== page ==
ST. JOHN'S, N.L. -- Newfoundland and Labrador's COVID-19 infection rate could be 20 times higher in the absence of a travel ban, the doctor leading a team running models on the contagion said Thursday in court.

Dr. Proton Rahman testified before the province's Supreme Court during a legal challenge to the travel restrictions authorities imposed in May to slow the spread of COVID-19.

Newfoundland and Labrador's chief medical officer of health, Dr. Janice Fitzgerald, is also set to take the stand as a witness in the proceedings scheduled this week in St. John's. She ordered special measures this spring that banned anyone but permanent residents and workers deemed essential from entering the province.

In May, Halifax resident Kim Taylor and the Canadian Civil Liberties Association filed a claim alleging the restrictions fall outside the province's jurisdiction and violate the charter.

Taylor was initially denied a request to travel to Newfoundland after her mother died. That decision was later reversed and she was granted an exemption, but she says it came too late.

Rahman, a clinical epidemiologist and professor of medicine at Memorial University of Newfoundland, testified Thursday about with his work with the modelling group.

His team helps the province and other institutions with predictive analysis on issues such as potential surges of COVID-19 cases. Rahman said his team was asked by the province to run modelling scenarios in June for the court case.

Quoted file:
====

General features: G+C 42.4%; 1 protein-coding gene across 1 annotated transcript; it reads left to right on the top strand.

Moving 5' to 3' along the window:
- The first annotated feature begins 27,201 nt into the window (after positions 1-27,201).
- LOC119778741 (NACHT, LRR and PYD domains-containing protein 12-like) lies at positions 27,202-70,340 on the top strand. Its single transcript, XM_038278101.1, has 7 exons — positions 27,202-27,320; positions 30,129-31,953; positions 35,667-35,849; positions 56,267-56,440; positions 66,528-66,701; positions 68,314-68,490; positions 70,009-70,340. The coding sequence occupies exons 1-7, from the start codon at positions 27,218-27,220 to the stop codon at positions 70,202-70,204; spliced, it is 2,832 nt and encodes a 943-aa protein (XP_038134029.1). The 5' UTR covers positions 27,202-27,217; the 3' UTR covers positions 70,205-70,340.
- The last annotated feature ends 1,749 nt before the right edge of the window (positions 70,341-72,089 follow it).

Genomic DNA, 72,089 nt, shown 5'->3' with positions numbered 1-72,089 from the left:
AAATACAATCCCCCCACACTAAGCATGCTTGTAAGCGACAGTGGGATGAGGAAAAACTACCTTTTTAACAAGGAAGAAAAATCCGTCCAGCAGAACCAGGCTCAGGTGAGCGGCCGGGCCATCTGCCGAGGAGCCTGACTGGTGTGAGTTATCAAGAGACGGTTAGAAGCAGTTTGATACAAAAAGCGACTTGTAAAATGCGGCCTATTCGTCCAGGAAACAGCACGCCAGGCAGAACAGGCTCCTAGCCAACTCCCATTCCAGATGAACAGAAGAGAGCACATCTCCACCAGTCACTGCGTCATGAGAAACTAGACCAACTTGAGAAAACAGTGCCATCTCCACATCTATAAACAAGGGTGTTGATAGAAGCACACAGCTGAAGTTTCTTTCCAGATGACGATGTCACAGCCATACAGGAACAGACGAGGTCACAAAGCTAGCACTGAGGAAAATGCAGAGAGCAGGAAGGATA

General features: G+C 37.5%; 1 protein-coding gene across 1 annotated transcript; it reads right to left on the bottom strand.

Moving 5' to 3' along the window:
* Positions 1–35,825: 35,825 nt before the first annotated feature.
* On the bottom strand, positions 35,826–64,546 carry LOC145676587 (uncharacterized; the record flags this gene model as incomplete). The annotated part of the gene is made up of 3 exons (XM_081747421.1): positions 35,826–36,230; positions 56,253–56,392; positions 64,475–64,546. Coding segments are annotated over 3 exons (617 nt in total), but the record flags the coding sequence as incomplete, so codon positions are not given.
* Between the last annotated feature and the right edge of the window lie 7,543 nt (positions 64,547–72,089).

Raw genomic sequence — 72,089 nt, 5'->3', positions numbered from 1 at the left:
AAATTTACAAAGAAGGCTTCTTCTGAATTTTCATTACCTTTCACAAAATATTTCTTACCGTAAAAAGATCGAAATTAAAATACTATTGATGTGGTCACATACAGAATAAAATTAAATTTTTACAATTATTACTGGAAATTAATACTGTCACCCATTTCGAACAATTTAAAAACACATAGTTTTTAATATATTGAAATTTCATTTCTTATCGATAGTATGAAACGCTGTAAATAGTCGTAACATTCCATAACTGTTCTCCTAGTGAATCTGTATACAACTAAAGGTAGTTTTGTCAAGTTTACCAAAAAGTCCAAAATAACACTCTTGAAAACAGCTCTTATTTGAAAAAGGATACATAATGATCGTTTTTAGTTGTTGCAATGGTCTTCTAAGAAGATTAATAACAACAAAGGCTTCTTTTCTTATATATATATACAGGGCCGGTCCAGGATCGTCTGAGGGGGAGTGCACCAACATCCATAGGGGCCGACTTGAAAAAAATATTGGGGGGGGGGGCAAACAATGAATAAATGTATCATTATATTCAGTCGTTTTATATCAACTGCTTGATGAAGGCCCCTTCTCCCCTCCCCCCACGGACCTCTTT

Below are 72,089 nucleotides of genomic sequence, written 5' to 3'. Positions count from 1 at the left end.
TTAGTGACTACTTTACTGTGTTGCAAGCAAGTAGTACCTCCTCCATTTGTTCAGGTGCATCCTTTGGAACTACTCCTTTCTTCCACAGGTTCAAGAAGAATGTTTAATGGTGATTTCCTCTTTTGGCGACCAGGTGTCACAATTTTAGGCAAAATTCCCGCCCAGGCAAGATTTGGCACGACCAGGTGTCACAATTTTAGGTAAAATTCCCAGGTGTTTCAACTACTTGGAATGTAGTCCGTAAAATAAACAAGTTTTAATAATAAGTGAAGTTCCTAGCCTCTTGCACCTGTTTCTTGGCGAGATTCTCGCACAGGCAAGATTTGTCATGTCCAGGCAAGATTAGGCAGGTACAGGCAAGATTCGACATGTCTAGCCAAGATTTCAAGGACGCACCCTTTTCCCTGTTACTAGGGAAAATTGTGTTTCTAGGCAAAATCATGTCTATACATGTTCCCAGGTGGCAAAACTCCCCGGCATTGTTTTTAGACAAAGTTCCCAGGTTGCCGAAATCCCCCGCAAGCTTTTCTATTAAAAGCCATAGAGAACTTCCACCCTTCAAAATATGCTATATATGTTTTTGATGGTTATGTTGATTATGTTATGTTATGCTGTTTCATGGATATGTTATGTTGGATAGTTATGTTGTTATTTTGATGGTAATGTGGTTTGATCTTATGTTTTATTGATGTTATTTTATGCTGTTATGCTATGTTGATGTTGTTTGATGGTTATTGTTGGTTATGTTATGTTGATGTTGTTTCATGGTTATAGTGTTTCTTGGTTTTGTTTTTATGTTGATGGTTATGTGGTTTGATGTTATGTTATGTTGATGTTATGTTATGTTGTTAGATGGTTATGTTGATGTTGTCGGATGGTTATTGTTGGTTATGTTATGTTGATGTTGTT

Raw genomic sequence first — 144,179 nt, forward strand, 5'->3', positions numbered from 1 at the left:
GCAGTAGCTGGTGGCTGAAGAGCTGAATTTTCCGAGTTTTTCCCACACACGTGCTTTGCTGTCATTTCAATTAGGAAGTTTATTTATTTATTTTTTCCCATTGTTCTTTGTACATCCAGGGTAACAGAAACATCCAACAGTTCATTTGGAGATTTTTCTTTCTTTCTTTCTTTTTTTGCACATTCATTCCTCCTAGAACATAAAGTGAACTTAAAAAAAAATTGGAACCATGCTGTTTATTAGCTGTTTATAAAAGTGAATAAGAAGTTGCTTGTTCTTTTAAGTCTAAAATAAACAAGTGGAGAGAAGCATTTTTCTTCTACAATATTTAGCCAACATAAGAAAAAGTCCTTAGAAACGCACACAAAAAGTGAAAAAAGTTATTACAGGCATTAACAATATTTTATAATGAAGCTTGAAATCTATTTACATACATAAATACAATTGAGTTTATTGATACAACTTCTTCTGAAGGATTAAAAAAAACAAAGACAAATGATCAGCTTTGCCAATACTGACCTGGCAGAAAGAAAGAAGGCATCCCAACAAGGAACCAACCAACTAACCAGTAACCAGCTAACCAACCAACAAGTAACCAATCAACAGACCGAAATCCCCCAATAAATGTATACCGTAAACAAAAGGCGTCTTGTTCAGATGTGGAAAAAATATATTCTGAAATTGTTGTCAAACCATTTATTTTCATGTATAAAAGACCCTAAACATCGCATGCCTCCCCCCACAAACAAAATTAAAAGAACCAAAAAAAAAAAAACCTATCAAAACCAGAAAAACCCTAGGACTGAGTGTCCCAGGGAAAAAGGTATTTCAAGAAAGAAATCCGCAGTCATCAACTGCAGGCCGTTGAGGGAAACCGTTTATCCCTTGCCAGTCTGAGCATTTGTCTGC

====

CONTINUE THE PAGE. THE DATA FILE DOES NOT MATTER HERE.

The results, he said, showed a "10-fold higher rate of cases in the province" over a nine-week period without a travel restriction in place. A second scenario showed a case rate that was five-to-20-fold higher over 14 weeks without a travel restriction, he said.

Rahman also told the court about a paper he co-authored with Stanford University and Oxford University professors analyzing the impact of lifting the travel ban in the province.

The paper dated July 17 is not yet peer-reviewed. Researchers used machine learning and an epidemiological model to look at COVID-19 dynamics in various reopening scenarios. The results suggest that a full border reopening would see a new COVID-19 case in the province "every other day."

The authors wrote that while relaxing travel restrictions is "a highly contentious political decision," tight border measures are a clearly effective strategy to control cases.

"From an outbreak dynamics perspective, the picture is quite clear: Without proper control, an influx of infected travellers can easily become the seed for a new exponential outbreak," the study read. "Our study shows that especially for smaller provinces or states ... tight border control is often easier and more effective than quarantine."

The authors also noted "local travel bubbles" are a reasonable first step when relaxing travel restrictions. Newfoundland and Labrador joined the other Atlantic provinces in a regional "bubble" in July, allowing residents to travel within the region without self-isolating upon arrival.

The paper also cites health factors in the province that are "critical" to analyze when developing COVID-19 policies, noting Newfoundland and Labrador has high rates of smoking, obesity, metabolic disease and cancer.

Fitzgerald was set to appear as a witness Thursday, but the proceedings were cut short after a lawyer working on the case felt ill and was unable to return to the courtroom. Rahman is scheduled to resume his testimony in court Friday morning.

This report by The Canadian Press was first published August 6, 2020.